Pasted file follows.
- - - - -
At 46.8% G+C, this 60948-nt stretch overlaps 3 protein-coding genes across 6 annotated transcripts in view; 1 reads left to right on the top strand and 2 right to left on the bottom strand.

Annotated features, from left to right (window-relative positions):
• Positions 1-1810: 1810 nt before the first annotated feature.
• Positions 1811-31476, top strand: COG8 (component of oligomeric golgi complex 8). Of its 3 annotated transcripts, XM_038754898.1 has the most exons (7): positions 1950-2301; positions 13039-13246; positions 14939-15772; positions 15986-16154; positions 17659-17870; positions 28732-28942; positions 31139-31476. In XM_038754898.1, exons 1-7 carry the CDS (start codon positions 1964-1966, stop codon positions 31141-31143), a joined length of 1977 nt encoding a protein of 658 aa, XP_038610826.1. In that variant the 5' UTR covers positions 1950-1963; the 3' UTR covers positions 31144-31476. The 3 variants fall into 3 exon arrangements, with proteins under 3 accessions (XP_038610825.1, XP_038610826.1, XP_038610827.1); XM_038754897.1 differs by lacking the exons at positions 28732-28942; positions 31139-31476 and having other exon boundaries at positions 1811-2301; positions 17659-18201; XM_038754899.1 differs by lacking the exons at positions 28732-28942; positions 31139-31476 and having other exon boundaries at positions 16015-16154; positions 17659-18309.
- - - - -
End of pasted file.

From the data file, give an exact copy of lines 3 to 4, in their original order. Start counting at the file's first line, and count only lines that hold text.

• Positions 1-1810: 1810 nt before the first annotated feature.
• Positions 1811-31476, top strand: COG8 (component of oligomeric golgi complex 8). Of its 3 annotated transcripts, XM_038754898.1 has the most exons (7): positions 1950-2301; positions 13039-13246; positions 14939-15772; positions 15986-16154; positions 17659-17870; positions 28732-28942; positions 31139-31476. In XM_038754898.1, exons 1-7 carry the CDS (start codon positions 1964-1966, stop codon positions 31141-31143), a joined length of 1977 nt encoding a protein of 658 aa, XP_038610826.1. In that variant the 5' UTR covers positions 1950-1963; the 3' UTR covers positions 31144-31476. The 3 variants fall into 3 exon arrangements, with proteins under 3 accessions (XP_038610825.1, XP_038610826.1, XP_038610827.1); XM_038754897.1 differs by lacking the exons at positions 28732-28942; positions 31139-31476 and having other exon boundaries at positions 1811-2301; positions 17659-18201; XM_038754899.1 differs by lacking the exons at positions 28732-28942; positions 31139-31476 and having other exon boundaries at positions 16015-16154; positions 17659-18309.